A Federal jury sentenced Boston Marathon bomber Dzhokhar Tsarnaev to death today. The decision for death was reached despite a strong pushback against the use of capital punishment in the case from Boston Cardinal Sean O’Malley and the Massachusetts Catholic Conference of Bishops and the appeal of a leading Catholic voice against the death penalty, Sister Helen Prejean. Survivors and family members of the victims had also asked for life without parole for Tsarnaev, who was 19 at the time he committed the terrorist attack which claimed three lives and injured and disfigured scores more. They argued that putting their families through what will likely become a long appeals process will only force them to relive the tragedy.
A spokesperson for Cardinal O’Malley said he did not expect a statement from the cardinal or the Massachusetts bishops today. They had issued a strong statement against the use of capital punishment in April.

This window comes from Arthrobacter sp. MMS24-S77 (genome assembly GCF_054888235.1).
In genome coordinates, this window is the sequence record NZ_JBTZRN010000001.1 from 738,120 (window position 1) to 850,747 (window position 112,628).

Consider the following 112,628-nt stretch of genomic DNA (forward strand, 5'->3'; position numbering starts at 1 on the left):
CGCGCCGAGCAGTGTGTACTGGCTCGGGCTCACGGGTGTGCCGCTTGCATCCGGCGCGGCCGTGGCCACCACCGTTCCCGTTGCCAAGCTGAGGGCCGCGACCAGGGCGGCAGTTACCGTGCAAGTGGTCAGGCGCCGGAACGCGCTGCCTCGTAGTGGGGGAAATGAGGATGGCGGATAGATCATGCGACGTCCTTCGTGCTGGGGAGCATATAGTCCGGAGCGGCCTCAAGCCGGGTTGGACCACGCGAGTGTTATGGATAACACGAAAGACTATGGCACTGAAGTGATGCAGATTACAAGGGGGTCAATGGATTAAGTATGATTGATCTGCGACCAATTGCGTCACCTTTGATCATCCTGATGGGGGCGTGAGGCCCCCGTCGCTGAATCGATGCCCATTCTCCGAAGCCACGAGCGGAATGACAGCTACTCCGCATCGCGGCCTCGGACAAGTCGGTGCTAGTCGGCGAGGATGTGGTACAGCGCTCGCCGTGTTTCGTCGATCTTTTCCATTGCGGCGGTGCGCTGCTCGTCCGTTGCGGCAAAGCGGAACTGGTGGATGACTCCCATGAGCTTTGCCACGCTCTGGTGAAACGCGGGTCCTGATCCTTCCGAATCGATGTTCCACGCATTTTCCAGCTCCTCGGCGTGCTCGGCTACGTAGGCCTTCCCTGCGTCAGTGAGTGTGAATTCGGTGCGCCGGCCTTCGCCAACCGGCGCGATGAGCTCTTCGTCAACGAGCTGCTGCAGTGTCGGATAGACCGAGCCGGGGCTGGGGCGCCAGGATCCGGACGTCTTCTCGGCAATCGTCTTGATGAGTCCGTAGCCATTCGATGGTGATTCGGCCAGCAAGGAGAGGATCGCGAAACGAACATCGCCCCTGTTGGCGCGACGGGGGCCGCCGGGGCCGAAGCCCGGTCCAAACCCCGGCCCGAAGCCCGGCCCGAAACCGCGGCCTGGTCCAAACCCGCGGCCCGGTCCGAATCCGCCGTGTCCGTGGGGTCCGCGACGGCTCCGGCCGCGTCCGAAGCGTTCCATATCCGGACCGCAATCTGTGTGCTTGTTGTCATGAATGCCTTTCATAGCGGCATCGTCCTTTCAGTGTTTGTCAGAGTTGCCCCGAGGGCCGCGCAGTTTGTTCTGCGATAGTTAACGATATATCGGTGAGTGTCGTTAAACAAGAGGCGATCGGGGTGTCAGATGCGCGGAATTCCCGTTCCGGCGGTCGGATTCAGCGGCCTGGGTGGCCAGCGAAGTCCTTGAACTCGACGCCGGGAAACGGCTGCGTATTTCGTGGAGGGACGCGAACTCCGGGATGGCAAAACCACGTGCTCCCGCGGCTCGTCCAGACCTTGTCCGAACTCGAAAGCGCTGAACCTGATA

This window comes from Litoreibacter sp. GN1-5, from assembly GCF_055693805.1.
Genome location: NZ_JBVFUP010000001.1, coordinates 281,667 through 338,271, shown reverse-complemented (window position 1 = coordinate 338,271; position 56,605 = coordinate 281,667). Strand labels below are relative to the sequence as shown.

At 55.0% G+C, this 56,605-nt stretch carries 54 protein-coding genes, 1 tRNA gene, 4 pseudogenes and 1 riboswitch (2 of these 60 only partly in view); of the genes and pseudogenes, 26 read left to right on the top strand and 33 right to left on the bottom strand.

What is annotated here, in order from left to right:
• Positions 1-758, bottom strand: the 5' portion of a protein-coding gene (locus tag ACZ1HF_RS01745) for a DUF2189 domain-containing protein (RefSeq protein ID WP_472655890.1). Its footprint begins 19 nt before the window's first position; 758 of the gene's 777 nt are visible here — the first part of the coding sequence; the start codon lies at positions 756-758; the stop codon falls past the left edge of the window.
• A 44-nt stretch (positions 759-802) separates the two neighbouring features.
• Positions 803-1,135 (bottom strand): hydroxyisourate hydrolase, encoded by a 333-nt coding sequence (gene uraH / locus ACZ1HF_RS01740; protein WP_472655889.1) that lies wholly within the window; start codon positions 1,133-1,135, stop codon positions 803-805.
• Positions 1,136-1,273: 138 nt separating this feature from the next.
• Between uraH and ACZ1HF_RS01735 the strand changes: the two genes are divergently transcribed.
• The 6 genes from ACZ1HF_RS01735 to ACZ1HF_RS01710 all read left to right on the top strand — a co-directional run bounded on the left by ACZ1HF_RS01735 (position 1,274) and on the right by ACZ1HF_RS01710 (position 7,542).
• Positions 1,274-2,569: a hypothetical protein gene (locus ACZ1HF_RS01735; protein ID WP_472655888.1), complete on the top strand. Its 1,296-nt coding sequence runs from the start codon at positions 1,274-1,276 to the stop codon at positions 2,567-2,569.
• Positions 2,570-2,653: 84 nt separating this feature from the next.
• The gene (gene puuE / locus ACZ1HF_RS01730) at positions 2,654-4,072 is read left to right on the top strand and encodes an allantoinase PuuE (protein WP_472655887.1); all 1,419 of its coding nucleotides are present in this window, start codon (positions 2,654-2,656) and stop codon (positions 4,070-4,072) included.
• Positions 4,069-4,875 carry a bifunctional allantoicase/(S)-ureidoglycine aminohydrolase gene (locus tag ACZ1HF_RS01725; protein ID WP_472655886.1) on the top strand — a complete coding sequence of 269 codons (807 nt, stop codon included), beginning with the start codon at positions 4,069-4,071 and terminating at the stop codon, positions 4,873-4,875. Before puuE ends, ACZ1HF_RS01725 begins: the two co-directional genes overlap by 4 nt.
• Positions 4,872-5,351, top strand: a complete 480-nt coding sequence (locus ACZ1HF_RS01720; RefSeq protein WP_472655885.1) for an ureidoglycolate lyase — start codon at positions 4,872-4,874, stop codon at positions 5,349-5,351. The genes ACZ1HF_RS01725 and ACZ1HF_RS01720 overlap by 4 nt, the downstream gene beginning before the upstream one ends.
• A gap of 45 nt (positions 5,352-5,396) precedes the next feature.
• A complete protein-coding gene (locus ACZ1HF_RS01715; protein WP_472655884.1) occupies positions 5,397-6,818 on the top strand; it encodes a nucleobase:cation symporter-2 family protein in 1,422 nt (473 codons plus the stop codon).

The decision was reached in 14 hours of deliberations over three days. Tsarnaev was convicted last month of all 30 federal charges against him, including use of a weapon of mass destruction and the killing of an MIT police officer during the Tsarnaev brothers’ getaway attempt. Seventeen of those charges carried the possibility of the death penalty.
The defense had never argued that Tsarnaev was innocent of the crimes he had been charged with, putting his life in the hands of a defense at sentencing that suggested Tsarnaev had been an impressionable teen enthralled by an older brother who compelled him to become involved in the attack. That brother Tamerlan Tsarnaev died days after the bombing, shot by police and run over by his younger brother during a chaotic and violent getaway attempt.
The only evidence of remorse on his part in the two years since the attack was offered by the defense’s final witness, Sister Helen Prejean, a death penalty opponent made famous by the book and film “Dead Man Walking.”
She quoted Tsarnaev as saying of the bombing victims: “No one deserves to suffer like they did.”